|What Would Nora Do?|
|Written by Eileen Forster Keck|
A Requiem to Nora Charles, as played by Myrna Loy
What Would Nora Do? I speak of Nora Charles, of course, that lanky brunette* with a wicked jaw, the distaff half of Nick and Nora Charles, as played by William Powell and the inimitable Myrna Loy.
The Nora Charles written by Dashiell Hammett is said to have been based on the acerbic brunette Lillian Hellman...who was, according to many, appropriately named. However, Nora as realized by Myrna Loy was something else—finely complex and witty. She was the perfect, carelessly clever charmer most of us secretly wish to embody.
According to director George Cukor, "...Loy and Powell were something new and original...Myrna gave the wit to the whole thing...she underdid it, creating a grace, a charm, a chemistry."
Nora would go out and take the world by storm if necessary, but always with a blend of grace, humor, and remarkable style, as well as a touch of sarcasm, if it befit the time and the place. That grace, charm, and chemistry were conveyed easily by her voice and physical mannerisms. Her lilt and insouciance made the driest line or gesture speak volumes.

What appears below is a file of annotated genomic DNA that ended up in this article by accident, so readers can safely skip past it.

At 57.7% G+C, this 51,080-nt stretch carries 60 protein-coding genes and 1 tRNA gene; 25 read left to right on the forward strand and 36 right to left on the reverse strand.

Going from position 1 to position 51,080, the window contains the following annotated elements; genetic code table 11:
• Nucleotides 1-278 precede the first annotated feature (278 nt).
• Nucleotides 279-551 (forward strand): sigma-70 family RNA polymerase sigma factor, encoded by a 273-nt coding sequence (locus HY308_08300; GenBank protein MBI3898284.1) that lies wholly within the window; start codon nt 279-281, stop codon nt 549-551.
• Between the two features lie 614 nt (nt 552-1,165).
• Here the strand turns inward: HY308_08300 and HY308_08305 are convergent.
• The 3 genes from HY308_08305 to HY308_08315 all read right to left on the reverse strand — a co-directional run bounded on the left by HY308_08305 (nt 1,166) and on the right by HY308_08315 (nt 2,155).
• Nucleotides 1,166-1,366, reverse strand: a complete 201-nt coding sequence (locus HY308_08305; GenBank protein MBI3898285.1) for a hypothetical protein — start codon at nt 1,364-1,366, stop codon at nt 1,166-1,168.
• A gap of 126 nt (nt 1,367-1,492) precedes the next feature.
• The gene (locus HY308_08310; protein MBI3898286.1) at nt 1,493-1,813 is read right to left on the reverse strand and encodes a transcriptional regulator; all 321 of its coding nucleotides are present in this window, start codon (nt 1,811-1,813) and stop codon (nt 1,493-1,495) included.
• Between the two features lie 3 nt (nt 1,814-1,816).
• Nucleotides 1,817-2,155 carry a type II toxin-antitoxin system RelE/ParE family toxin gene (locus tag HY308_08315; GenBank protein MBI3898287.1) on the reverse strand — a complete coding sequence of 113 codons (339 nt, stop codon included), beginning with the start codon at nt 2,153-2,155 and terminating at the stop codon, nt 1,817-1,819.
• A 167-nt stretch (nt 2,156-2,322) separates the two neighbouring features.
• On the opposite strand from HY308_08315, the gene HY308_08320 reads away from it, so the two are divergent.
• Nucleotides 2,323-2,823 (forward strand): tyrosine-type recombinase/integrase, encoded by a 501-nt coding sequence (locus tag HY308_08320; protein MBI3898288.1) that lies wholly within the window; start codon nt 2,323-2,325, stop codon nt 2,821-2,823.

Still, she refused to suffer fools gladly. "Well, subcoming [sic] isn't the only interesting aspect of a relationship, is it?"
How did she accomplish these things? She used wit. Wit can be a formidable tool, or even a weapon, if one so chooses. Nora chose to use it primarily as a tool, whether to win her point, get a laugh, or—better by far—both.
Being clever in a graceful and politic manner isn't second nature to many. It's a difficult task, made no easier by the erosion of fine manners and the ever-present drone of the pop media. To be elegant, witty and precise and yet draw little or no metaphorical blood is the work of a lifetime or more.
When in Rome...Do As Nora Would
Know your social setting, and have respect for the people you encounter. At least, give that impression! Don't condescend. That's a tough one, especially if you're particularly bright, or if you fancy yourself a wit. After all, even Oscar Wilde had his bluff called in the last battle, and it broke him.
Make it funny. But not at the other fellow's expense. Aim the barb at your own precious hide, or some neutral territory. Deliver it with a wink. (Not necessarily a literal one.)
For example, on the Christmas Eve Nick filled their Manhattan apartment with the crowd Damon Runyon knew best, Nora simply cooed, "Nicky, I love you! Because you know such lovely people!"
Nick got the point. So do we, and all of us with a smile.
* Yes, Myrna Loy was a redhead, but in black and white, who knew?